mortal (n.) Look up mortal at Dictionary.com
"mortal thing or substance," 1520s, from mortal (adj.). Latin mortalis also was used as a noun, "a man, mortal, human being."
mortal (adj.) Look up mortal at Dictionary.com
mid-14c., "deadly," also "doomed to die," from Old French mortel "destined to die; deserving of death," from Latin mortalis "subject to death, mortal, of a mortal, human," from mors (genitive mortis) "death."

This is reconstructed to be from PIE *mr-o- "to die," *mr-to- "dead," *mr-ti- "death" (sources also of Sanskrit mriyate "to kill," martave "to die," mrta- "died, dead," mrtih "death," martah "mortal man;" amrta- "immortal;" Avestan miriia- "to die," miryeite "dies," Old Persian martiya- "man;" Hittite mer- "to disappear, vanish," marnu- "to make disappear;" Armenian meranim "to die;" Greek emorten "died," brotos "mortal" (hence ambrotos "immortal"); Latin mori "to die;" Armenian merani- "to die;" Gothic maurþr, Old English morþ "murder;" Old Irish marb, Welsh marw "dead;" Lithuanian mirti "to die," mirtis "mortal man;" Old Church Slavonic mreti "to die," mrutvu "dead;" Russian mertvyj, Serbo-Croatian mrtav "dead").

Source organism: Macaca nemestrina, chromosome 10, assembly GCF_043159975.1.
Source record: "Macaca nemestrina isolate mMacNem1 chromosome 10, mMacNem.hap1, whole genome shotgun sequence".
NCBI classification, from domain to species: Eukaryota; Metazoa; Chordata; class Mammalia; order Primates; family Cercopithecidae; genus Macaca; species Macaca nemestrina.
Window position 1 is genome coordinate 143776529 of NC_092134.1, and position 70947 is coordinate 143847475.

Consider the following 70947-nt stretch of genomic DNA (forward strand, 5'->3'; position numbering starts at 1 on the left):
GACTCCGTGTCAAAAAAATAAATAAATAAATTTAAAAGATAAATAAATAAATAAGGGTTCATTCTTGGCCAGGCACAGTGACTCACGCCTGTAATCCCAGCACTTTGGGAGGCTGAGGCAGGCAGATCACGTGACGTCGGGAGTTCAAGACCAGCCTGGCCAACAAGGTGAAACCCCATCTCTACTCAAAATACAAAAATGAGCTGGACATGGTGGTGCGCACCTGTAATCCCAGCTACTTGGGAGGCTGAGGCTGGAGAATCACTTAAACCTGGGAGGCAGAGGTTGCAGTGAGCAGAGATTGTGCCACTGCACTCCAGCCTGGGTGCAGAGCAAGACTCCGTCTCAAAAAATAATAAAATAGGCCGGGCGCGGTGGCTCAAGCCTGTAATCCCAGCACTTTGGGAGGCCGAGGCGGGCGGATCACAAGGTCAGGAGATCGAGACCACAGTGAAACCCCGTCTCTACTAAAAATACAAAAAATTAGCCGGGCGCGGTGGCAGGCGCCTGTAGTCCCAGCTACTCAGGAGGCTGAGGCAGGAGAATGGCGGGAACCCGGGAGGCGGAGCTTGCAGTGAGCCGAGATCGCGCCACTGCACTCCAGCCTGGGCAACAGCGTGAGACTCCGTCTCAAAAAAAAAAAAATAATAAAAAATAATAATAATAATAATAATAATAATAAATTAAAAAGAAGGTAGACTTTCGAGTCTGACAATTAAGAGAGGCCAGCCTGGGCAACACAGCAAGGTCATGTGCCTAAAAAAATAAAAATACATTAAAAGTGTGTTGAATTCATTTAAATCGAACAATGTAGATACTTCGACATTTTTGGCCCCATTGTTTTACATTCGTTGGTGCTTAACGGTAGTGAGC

The most widespread Indo-European root for "to die," forming the common word for it except in Greek and Germanic. Watkins says from PIE root *mer- (2) "to rub away, harm," with derivatives referring to death and human beings (source also of Sanskrit mrnati "crushes, bruises;" Greek marainein "to consume, exhaust, put out, quench," marasmus "consumption").